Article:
• NFPA 1983, Standard on Fire Service Life Safety Rope and System Components, 2001 edition.

Federal Emergency Management Agency, 500 C Street, SW, Washington, DC 20472.

  • FEMA Earthquake Hazards Reduction Series 41, Rapid Visual Screening of Buildings for Potential Seismic Hazards: A Handbook.
  • FEMA US&R Response System. FEMA Web Site www.fema.gov.

Superintendent of Documents, U.S. Government Printing Office, Washington, DC 20402

  • Title 29, Code of Federal Regulations, Part 1910.120, U.S. Federal OSHA Standard on Hazardous Waste Operations and Emergency Response (HAZWOPER).
  • Title 29, Code of Federal Regulations, Part 1910.146, "Permit-Required Confined Spaces," May 19, 1994.
  • Title 29, Code of Federal Regulations, Part 1910.1030 (OSHA), "Blood-Borne Pathogens," July 1, 1992.
  • Title 29, Code of Federal Regulations, Part 1926, Subpart P, Appendix A, "Soil Classification," July 1, 1995.
  • Title 29, Code of Federal Regulations, Part 1926, Subpart P, Appendix C, July 1, 1995.
  • Title 29, Code of Federal Regulations, Part 1926, Subpart P, Appendix B, "Excavations, Sloping and Benching," August 9, 1994.
  • Title 29, Code of Federal Regulations, Part 1926.651, "Specific Excavation Requirements," August 9, 1994.

United States Fire Administration, Emmitsburg, MD.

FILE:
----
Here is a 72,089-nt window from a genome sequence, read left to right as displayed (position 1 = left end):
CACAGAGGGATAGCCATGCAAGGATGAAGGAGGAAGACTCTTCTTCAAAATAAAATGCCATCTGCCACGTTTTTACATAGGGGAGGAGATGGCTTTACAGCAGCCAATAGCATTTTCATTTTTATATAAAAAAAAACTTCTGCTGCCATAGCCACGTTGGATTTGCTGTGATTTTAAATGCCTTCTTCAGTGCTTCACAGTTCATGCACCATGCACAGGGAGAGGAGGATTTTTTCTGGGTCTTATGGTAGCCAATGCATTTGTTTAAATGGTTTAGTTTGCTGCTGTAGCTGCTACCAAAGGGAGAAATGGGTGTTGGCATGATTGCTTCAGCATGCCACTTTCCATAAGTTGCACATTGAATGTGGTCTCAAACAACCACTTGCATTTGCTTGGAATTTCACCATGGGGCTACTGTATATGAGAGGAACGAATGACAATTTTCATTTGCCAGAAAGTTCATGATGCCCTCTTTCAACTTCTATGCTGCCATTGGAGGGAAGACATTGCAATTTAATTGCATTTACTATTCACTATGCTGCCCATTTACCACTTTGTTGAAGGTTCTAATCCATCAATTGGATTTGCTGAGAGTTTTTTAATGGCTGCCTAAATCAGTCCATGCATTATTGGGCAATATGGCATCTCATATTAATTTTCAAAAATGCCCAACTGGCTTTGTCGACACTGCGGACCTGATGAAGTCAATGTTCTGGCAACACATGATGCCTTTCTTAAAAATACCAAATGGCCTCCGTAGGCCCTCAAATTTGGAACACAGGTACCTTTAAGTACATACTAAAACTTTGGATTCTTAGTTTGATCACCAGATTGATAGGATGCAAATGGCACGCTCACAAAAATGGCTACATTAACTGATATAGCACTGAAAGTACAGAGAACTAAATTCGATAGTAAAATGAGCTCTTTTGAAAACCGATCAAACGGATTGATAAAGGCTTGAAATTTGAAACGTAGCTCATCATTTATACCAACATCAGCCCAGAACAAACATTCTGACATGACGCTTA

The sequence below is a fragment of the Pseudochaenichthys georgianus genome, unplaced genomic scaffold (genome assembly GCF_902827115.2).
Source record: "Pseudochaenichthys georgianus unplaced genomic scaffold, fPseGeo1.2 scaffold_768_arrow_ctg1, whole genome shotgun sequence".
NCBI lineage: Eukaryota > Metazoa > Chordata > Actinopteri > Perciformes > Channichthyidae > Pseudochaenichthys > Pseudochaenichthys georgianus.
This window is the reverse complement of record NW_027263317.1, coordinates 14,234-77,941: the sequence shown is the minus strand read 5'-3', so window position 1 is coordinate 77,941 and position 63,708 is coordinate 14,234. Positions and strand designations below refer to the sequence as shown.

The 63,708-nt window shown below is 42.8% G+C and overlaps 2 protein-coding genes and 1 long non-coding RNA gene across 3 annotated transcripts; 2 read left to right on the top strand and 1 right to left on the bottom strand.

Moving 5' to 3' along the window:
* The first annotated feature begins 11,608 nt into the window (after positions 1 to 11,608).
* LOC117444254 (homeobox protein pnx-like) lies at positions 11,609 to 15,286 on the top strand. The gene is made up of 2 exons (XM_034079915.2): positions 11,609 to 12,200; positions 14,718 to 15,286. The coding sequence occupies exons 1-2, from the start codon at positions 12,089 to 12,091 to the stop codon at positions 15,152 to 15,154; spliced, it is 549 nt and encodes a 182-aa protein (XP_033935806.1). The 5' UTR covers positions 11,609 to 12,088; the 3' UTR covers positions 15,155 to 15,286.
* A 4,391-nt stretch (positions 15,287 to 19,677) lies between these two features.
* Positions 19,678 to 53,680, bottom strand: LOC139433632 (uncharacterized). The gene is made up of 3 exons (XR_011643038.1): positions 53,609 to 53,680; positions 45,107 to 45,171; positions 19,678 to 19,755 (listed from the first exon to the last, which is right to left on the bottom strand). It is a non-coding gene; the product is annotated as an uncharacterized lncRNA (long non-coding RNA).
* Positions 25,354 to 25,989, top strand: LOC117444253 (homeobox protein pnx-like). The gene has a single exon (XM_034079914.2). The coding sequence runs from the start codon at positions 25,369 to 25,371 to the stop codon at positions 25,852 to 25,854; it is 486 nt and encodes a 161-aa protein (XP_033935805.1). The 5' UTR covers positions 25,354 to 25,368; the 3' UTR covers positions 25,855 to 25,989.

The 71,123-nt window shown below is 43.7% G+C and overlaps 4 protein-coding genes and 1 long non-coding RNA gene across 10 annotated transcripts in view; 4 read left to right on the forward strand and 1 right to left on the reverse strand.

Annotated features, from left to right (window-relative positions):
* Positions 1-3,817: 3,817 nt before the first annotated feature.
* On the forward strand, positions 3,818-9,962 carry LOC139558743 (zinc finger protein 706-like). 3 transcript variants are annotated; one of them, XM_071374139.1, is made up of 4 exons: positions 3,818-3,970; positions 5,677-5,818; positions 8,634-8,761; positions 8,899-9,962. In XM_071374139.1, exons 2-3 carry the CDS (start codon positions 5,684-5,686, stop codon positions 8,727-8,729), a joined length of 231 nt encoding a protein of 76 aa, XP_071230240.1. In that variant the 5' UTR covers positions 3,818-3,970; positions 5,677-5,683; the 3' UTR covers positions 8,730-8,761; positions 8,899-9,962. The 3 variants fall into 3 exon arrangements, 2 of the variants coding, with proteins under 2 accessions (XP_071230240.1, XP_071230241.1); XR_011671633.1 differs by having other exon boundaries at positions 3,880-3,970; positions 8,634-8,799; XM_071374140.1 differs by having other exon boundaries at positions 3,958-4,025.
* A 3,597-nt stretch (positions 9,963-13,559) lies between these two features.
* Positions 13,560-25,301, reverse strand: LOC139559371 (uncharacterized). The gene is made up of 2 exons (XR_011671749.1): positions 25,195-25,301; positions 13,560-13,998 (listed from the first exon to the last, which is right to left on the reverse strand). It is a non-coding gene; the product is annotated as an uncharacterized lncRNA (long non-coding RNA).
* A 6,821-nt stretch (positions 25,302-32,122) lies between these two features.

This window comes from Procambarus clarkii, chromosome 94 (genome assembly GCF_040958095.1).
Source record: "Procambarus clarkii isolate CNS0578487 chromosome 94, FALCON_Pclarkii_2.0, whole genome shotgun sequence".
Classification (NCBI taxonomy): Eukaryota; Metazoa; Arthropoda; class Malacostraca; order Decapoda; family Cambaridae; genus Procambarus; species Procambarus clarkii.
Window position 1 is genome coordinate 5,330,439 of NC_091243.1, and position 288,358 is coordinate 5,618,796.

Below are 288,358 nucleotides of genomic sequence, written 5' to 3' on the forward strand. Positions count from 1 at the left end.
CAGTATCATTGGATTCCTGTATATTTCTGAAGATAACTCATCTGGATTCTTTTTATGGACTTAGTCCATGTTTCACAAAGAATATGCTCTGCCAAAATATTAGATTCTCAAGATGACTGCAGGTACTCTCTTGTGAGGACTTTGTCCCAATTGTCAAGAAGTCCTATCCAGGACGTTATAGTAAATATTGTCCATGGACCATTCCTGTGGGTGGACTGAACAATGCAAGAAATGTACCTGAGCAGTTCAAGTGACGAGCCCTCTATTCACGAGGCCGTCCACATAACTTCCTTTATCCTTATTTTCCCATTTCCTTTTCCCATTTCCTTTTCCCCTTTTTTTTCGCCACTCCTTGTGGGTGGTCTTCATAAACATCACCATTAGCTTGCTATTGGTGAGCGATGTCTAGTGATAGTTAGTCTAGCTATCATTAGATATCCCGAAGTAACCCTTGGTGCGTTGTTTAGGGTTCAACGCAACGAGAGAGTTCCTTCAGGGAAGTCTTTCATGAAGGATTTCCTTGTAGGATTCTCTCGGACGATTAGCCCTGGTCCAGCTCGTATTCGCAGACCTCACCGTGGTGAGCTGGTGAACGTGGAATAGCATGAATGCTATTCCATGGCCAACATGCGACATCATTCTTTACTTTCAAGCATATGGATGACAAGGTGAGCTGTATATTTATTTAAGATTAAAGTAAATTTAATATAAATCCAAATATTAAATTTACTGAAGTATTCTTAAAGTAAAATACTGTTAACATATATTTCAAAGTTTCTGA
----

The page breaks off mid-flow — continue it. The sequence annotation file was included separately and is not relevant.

• FEMA, New Techniques in Vehicle Extrication, Federal Emergency Management Agency, Emmitsburg, MD, September, 1994.
  • FEMA, Urban Search and Rescue Response System-Operational System Description and Mission Operational Procedures, Federal Emergency Management Agency, Emmitsburg, MD.
  • United States Fire Administration, Protective Clothing and Equipment Needs of Emergency Responders for Urban Search and Rescue, Federal Emergency Management Agency, Emmitsburg, MD, 1994.
  • United States Fire Administration, Technical Rescue Program Development Manual, Federal Emergency Management Agency, Emmitsburg, MD, August, 1995.
  • United States Fire Administration, Technical Rescue Technology Assessment, Federal Emergency Management Agency, Emmitsburg, MD, January 1995.
  • United States Fire Administration, Technical Report Series. Refer to the USFA web site for various technical reports and case studies of technical and urban search and rescue missions